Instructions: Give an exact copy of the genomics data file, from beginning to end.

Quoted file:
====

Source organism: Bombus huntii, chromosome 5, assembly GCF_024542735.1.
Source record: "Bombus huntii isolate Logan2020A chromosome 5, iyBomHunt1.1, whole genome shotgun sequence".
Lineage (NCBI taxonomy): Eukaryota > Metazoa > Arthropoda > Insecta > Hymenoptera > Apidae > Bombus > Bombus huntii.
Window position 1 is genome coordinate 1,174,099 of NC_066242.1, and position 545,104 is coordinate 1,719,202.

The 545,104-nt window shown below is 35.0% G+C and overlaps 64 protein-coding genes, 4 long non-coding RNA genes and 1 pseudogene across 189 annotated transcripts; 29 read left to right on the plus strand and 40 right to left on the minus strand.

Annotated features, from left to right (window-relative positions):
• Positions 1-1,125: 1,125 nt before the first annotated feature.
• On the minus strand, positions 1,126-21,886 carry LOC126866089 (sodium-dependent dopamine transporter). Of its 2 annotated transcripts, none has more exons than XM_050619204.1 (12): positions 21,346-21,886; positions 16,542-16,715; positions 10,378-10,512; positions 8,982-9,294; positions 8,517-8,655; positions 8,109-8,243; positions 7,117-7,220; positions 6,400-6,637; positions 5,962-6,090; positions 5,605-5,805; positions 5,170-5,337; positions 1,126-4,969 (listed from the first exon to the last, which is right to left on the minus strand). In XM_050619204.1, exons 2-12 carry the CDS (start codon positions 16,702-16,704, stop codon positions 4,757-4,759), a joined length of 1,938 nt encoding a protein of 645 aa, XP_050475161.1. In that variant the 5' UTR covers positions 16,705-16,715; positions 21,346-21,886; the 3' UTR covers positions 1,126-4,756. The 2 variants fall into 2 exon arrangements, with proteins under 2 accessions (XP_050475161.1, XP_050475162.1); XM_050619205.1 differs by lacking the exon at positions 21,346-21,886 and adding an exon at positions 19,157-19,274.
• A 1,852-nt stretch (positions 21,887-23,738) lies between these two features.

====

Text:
Source organism: Bombus huntii, chromosome 5, assembly GCF_024542735.1.
Source record: "Bombus huntii isolate Logan2020A chromosome 5, iyBomHunt1.1, whole genome shotgun sequence".
Lineage (NCBI taxonomy): Eukaryota > Metazoa > Arthropoda > Insecta > Hymenoptera > Apidae > Bombus > Bombus huntii.
Window position 1 is genome coordinate 1,174,099 of NC_066242.1, and position 545,104 is coordinate 1,719,202.

The 545,104-nt window shown below is 35.0% G+C and overlaps 64 protein-coding genes, 4 long non-coding RNA genes and 1 pseudogene across 189 annotated transcripts; 29 read left to right on the plus strand and 40 right to left on the minus strand.

Annotated features, from left to right (window-relative positions):
• Positions 1-1,125: 1,125 nt before the first annotated feature.
• On the minus strand, positions 1,126-21,886 carry LOC126866089 (sodium-dependent dopamine transporter). Of its 2 annotated transcripts, none has more exons than XM_050619204.1 (12): positions 21,346-21,886; positions 16,542-16,715; positions 10,378-10,512; positions 8,982-9,294; positions 8,517-8,655; positions 8,109-8,243; positions 7,117-7,220; positions 6,400-6,637; positions 5,962-6,090; positions 5,605-5,805; positions 5,170-5,337; positions 1,126-4,969 (listed from the first exon to the last, which is right to left on the minus strand). In XM_050619204.1, exons 2-12 carry the CDS (start codon positions 16,702-16,704, stop codon positions 4,757-4,759), a joined length of 1,938 nt encoding a protein of 645 aa, XP_050475161.1. In that variant the 5' UTR covers positions 16,705-16,715; positions 21,346-21,886; the 3' UTR covers positions 1,126-4,756. The 2 variants fall into 2 exon arrangements, with proteins under 2 accessions (XP_050475161.1, XP_050475162.1); XM_050619205.1 differs by lacking the exon at positions 21,346-21,886 and adding an exon at positions 19,157-19,274.
• A 1,852-nt stretch (positions 21,887-23,738) lies between these two features.